Corporate America Run Amok
[Note: Working on a project—stay tuned—I ran across this piece, first posted on October 9, 2008 on a blog site which morphed into Mark Rubin Writes. Nothing much has changed in corporate America in the past 10 years, but we might notice the problems less, what with having a pseudo-populist POTUS who steals the air out of every room he enters.]
I wrote this essay in the summer of 2007, when corporate greed seemed like not much more than an irritant. Now, knowing what we know about the recklessness on Wall Street that went hand-in-hand with the greed, and now that we know the greed involved truly unfathomable sums of money, the essay seems quaint to me. Here goes:
Does it seem like there’s an awful lot of “me” and not much “us” in the world today? People rally around when there’s a crisis, of course, but those situations pass quickly and people move on. Where’s the follow-through? And, in normal times, where is the concern for others? And the shame?
Imagine yourself as the Chief Executive Officer of a public company. You are a man. (Only 10 of the 2006 Fortune 500 companies had female CEOs.) You are well-educated. Tall. (In 2005 the average Fortune 500 CEO was 6′ tall, 3 inches taller than the average American male. 90% of corporate CEOs are of above-average height.) Middle-aged. Advantaged in every respect, even if you might have come up the hard way. Oh, and rich! How rich? Rich beyond the dreams of Croesus.
According to the Economic Policy Institute, in 2005 the average CEO of a public company earned just less than $12,000,000 per year. That is a sum 262 times greater than an average worker’s wages (and 821 times more than a minimum wage worker’s wages.) Think for a moment about this disparity. In a 250 day work year, the CEO earns the average worker’s annual salary in less than a day, and the minimum wage worker’s annual income in less than 2-½ hours. Before he’s gotten through the e-mails that piled up over the New Year’s weekend, the CEO gets paid more than the night watchman will earn in a year.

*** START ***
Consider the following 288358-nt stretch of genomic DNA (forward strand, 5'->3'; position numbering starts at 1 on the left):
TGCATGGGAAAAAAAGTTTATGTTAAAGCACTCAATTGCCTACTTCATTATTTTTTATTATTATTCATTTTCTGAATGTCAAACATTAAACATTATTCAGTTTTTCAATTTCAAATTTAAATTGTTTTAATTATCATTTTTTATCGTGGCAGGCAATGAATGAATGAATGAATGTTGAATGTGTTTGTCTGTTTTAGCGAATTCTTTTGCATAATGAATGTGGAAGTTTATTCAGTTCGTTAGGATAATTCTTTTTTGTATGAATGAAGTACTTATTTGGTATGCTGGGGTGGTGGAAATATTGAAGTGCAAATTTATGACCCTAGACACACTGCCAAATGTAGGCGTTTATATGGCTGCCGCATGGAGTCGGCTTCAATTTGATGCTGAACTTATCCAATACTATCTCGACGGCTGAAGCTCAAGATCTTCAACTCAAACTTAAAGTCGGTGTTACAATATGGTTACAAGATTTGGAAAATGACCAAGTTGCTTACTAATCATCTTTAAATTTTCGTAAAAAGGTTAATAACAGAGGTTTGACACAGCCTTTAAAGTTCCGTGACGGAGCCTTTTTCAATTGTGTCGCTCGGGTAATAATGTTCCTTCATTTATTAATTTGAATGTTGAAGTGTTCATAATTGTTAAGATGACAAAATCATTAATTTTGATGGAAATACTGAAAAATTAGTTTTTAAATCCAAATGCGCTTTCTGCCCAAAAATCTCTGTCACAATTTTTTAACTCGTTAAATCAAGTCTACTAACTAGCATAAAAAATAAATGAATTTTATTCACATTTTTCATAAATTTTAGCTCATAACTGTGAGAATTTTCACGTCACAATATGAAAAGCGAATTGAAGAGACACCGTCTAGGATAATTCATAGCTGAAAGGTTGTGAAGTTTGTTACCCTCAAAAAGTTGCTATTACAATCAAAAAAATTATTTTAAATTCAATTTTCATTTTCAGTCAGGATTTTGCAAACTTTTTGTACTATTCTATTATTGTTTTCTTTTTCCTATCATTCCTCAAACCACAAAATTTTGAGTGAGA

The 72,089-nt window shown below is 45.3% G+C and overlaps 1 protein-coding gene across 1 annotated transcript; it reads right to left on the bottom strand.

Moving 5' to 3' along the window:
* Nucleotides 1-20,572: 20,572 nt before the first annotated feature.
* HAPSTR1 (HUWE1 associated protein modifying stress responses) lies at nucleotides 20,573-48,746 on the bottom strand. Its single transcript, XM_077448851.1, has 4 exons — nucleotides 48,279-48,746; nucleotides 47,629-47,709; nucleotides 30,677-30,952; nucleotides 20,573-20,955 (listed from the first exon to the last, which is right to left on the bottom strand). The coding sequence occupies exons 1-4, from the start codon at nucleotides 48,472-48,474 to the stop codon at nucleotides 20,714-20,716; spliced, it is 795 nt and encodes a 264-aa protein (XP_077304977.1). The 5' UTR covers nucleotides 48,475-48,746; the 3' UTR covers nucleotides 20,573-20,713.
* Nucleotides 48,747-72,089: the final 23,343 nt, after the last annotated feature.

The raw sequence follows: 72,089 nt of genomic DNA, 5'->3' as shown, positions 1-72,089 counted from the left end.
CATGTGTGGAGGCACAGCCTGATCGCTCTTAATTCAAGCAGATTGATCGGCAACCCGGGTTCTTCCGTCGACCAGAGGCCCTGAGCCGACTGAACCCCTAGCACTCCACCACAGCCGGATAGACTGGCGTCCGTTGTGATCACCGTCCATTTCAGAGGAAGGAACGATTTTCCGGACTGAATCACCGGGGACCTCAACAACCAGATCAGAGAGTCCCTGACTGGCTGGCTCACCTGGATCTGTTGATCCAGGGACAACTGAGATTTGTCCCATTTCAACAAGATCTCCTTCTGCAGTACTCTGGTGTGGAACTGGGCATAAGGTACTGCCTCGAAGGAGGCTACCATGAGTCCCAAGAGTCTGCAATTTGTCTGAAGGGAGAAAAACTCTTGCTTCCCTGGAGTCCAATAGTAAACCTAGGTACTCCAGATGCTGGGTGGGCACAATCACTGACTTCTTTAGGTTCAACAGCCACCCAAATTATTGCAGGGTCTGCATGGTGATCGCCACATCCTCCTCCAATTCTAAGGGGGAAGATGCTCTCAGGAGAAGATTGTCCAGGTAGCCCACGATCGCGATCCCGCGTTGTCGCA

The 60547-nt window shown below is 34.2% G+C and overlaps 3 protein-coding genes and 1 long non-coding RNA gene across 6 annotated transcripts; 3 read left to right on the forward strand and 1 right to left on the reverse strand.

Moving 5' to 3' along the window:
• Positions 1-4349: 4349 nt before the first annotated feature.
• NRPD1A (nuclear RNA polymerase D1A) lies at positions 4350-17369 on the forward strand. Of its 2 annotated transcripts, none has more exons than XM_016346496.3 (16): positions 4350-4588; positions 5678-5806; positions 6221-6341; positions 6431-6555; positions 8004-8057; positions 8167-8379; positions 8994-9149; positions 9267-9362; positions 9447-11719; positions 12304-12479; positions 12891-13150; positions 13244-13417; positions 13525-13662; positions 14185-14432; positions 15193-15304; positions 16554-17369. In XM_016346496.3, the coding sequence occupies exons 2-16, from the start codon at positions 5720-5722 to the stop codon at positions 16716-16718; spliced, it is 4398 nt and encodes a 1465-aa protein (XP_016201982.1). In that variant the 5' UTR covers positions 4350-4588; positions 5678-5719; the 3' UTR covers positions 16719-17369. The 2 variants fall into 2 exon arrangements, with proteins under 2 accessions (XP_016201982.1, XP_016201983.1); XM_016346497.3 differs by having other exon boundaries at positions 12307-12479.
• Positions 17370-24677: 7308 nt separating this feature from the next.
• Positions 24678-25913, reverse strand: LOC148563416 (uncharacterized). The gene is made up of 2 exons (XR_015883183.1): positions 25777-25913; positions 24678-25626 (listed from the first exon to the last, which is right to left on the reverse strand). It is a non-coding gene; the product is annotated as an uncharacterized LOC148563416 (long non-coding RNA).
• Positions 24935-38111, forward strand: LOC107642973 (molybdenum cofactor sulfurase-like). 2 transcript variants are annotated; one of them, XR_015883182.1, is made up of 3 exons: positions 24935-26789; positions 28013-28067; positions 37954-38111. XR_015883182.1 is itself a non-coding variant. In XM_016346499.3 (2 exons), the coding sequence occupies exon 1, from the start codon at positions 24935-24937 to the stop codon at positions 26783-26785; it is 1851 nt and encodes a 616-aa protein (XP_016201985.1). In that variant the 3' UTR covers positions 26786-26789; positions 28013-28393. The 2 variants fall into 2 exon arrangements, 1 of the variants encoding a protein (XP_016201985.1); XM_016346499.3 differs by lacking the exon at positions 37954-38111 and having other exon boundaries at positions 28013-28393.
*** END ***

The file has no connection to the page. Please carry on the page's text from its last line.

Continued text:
This disparity has not always been a part of our economy. In 1965, the average CEO earned 24 times more than an average worker. That CEO had to work until January 15 to exceed his average worker’s annual salary.
As a CEO your income will come from multiple sources. Your salary will only represent a small share of everything you make. Stock options will provide the bulk of the total take. Of course, some of this money is dependent on the company’s performance, as stock options only have value if the stock reaches a certain price. So you only get paid if you perform, right?
Well, sort of! Your workers will generate the profits, with the guidance and smart moves that may be your contribution. Or, maybe, you’re a guy who’s simply smart enough to stay out of the way. Regardless, if we blame you when things go wrong we should credit you when they go right, right? In principle, sure, but it’d be nice to see more companies blaming the boss when things go badly before they are so quick to credit him when the company’s performance is better than average.